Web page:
Fordham University            The Jesuit University of New York

Teaching Tip: Giving Students Metacognitive Help

For many of us, our aim as teachers is to make ourselves obsolete. We want each of our students to arrive at the point where they no longer need us, where they are self-directed learners.

Self-directed learners need to be able to assess tasks, to appraise their own strengths and weaknesses, to develop and apply a plan, and to monitor their own performance in order to adjust where necessary. These skills might be as difficult to develop as they are essential.

Evaluating oneself is particularly tricky. The research we’ve seen (Douglas J. Hacker, et al., 2000) suggests the ability to self-evaluate correlates with performance. Students who do well on exams are better able to predict their performance on those exams than are the students who do poorly. The poorest students in a subject also seem to be the poorest self-evaluators.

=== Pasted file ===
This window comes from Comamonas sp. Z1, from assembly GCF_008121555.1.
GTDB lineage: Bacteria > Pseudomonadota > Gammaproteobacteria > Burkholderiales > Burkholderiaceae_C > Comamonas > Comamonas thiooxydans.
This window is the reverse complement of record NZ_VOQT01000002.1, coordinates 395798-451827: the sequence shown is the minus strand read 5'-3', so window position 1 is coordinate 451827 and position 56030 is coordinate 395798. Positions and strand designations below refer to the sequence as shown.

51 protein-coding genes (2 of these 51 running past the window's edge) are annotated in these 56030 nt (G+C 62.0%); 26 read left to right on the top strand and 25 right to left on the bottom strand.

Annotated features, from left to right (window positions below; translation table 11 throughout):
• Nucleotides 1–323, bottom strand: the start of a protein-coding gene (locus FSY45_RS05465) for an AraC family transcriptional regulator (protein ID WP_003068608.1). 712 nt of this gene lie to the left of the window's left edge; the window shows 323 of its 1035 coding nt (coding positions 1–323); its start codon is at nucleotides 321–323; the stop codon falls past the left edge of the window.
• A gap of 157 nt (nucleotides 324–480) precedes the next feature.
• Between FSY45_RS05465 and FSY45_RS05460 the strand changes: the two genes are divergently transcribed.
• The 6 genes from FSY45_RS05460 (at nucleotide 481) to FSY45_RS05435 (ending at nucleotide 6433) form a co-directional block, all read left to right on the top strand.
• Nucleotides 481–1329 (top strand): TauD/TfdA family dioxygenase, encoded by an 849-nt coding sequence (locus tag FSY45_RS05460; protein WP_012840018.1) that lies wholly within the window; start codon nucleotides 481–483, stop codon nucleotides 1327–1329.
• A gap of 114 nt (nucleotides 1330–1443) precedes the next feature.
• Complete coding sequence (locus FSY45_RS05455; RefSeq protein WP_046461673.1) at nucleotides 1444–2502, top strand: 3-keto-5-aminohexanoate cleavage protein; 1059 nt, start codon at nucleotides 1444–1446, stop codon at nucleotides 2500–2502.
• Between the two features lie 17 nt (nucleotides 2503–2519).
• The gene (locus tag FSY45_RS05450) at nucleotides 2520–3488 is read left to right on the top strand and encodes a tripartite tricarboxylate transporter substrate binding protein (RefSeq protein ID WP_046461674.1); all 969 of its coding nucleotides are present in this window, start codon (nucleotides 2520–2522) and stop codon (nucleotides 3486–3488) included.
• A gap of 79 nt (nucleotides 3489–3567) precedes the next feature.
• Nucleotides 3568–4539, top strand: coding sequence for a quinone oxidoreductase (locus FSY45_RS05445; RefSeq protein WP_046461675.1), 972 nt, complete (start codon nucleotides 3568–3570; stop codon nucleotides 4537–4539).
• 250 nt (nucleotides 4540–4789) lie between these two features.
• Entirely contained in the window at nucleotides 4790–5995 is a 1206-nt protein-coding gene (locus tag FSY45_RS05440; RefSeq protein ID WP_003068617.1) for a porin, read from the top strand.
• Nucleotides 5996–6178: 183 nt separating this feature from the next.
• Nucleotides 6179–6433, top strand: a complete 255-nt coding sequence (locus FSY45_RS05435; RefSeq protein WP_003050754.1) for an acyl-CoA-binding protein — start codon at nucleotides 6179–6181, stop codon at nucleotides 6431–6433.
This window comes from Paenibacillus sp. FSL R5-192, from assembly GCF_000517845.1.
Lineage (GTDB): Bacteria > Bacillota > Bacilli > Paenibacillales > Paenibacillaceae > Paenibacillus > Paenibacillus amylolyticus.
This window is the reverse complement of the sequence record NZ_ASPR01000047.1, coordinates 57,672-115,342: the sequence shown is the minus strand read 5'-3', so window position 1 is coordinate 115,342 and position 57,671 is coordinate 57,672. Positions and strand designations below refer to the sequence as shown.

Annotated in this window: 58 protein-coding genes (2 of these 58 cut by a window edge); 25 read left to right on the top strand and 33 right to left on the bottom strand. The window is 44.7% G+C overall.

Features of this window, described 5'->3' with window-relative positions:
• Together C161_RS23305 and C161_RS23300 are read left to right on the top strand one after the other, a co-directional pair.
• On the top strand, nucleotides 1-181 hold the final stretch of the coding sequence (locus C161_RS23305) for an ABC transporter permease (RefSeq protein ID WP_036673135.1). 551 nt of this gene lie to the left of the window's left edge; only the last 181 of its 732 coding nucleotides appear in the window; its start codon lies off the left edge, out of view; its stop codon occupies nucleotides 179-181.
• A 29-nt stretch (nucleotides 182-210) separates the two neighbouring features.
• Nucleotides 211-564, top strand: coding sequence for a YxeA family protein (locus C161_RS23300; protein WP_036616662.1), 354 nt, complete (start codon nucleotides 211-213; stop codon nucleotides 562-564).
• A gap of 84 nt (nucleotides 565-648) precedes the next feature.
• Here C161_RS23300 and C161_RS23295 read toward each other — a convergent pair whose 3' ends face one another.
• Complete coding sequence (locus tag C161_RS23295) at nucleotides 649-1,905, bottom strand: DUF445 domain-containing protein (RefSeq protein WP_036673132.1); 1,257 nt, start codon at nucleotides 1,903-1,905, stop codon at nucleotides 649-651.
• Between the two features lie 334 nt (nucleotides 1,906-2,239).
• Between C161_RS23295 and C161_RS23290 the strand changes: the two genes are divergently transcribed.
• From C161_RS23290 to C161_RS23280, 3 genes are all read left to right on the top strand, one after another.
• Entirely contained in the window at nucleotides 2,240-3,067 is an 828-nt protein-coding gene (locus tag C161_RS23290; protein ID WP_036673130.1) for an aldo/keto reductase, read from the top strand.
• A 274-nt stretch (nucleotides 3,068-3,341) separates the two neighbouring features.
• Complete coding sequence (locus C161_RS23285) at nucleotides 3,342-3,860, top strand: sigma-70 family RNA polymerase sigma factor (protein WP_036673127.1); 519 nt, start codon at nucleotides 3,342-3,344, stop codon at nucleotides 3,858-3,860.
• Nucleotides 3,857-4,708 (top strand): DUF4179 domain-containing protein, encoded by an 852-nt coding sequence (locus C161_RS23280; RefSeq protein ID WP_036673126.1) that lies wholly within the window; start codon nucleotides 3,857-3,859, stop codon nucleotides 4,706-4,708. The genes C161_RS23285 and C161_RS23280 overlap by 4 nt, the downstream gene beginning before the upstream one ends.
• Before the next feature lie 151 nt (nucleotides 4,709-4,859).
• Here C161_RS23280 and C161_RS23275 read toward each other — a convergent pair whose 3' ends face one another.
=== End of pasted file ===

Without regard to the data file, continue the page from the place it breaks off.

Providing opportunities to practice self-evaluation can help. When we assign a task within the subject area, such as a research assignment, we might also assign a second task, a process log, that will detail the steps taken, including mis-steps or blind alleys, with the thinking behind those actions. No need to grade them. We can instead use them to help students diagnose problems. In advance of scoring an assignment using a rubric, we might require students to work in groups to help to construct that rubric. Students will often have little experience with such assignments. They’ll want to talk about what constitutes good and poor work in order to evaluate their own work against the rubric.

How do you help students learn to evaluate their own work? As always we’d love to hear your thoughts, your own tips, your requests, your suggestions, your complaints! Send them to us at

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